Butterflies face climate threats in Scotland

BUTTERFLIES in Scotland are facing threats from climate change, despite a temporary rise in their numbers.

That’s the warning from NatureScot, the Scottish Government agency know previously as Scottish Natural Heritage.

The number of butteries spotted from nine species – including red admiral, orange-tip, and ringlet – increased between 1979 and 2021 due to warmer summers.

Grayling and small tortoiseshell showed the biggest declines over the same period.

Simon Foster, NatureScot trends and indicators analyst, said: “We know that climate change and habitat loss have and will hugely affect butterfly populations.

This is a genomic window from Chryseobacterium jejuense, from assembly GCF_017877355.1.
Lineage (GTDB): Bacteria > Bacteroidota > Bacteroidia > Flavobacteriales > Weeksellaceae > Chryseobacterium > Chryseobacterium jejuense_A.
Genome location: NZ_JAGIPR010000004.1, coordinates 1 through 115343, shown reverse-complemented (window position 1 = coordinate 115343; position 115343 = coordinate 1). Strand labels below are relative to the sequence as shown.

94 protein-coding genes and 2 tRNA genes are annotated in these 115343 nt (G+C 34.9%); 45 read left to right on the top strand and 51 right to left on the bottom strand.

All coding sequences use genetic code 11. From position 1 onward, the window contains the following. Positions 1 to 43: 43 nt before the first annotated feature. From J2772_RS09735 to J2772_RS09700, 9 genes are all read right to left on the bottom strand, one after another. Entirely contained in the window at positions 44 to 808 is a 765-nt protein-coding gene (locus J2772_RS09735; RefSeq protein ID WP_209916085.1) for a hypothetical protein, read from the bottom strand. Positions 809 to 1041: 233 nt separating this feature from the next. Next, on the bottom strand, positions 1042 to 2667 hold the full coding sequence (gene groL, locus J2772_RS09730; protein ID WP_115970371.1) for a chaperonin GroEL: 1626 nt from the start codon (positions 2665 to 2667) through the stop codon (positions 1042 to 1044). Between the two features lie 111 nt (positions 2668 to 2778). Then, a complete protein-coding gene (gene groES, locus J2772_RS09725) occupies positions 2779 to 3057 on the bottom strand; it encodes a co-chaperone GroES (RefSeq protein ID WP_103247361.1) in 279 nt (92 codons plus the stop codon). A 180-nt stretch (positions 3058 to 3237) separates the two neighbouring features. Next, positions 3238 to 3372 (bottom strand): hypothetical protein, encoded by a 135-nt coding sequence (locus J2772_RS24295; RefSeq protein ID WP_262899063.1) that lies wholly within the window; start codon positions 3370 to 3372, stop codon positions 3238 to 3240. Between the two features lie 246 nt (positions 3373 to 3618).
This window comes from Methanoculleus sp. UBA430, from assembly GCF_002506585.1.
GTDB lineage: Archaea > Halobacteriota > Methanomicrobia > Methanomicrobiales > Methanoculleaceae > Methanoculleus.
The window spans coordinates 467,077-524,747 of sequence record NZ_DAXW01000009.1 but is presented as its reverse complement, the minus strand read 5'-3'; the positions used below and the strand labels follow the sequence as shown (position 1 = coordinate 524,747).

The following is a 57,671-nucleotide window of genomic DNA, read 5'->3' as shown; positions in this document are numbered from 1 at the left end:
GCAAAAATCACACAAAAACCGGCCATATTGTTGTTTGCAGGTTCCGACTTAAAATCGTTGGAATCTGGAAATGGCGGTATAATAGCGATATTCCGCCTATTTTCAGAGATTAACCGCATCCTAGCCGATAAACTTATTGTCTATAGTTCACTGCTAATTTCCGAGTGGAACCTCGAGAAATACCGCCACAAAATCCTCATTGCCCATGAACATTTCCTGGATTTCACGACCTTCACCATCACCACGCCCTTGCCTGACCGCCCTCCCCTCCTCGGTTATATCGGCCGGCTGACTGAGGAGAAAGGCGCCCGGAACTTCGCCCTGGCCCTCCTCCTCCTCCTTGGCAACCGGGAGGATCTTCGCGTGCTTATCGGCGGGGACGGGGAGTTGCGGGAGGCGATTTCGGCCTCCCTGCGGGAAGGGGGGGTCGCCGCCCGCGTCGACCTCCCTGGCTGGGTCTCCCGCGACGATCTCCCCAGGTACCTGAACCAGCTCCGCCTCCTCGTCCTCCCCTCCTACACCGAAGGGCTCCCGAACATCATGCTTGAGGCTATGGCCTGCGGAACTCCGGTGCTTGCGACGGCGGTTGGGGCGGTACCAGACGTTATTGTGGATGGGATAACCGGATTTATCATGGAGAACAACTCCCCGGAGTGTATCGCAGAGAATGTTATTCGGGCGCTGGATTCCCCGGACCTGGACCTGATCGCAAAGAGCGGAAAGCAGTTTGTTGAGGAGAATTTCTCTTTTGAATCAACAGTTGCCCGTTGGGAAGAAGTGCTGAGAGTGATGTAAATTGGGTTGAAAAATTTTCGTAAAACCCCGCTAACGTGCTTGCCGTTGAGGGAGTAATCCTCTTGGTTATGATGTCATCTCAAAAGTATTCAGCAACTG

“Despite this short-term increase in butterflies, we need to be working now to help butterfly populations deal with the increasing influences of climate change.

“Fortunately, there are easy things we can all do to help butterflies.

“It’s wonderful to see many local authorities and individuals using wildflower seed mixes, which will can make a big difference in local areas.

“We’re also working with partners across Scotland on projects to help our butterflies and other pollinators thrive, from creating and managing habitat to promoting wildlife-friendly gardening and best practice guidance for developers.”

He added: “Butterflies can also benefit greatly from more people getting involved in citizen science.

“If you would like to help, one idea is to join the Butterfly Monitoring Scheme and get involved with surveys.

“It’s easy, fun and can help us improve our knowledge of what is happening where, giving us the best chance of targeting conservation measures most effectively.”

Read more stories on Scottish Field’s wildlife pages.

Plus, read about Nordic biodiversity in the September issue of Scottish Field magazine.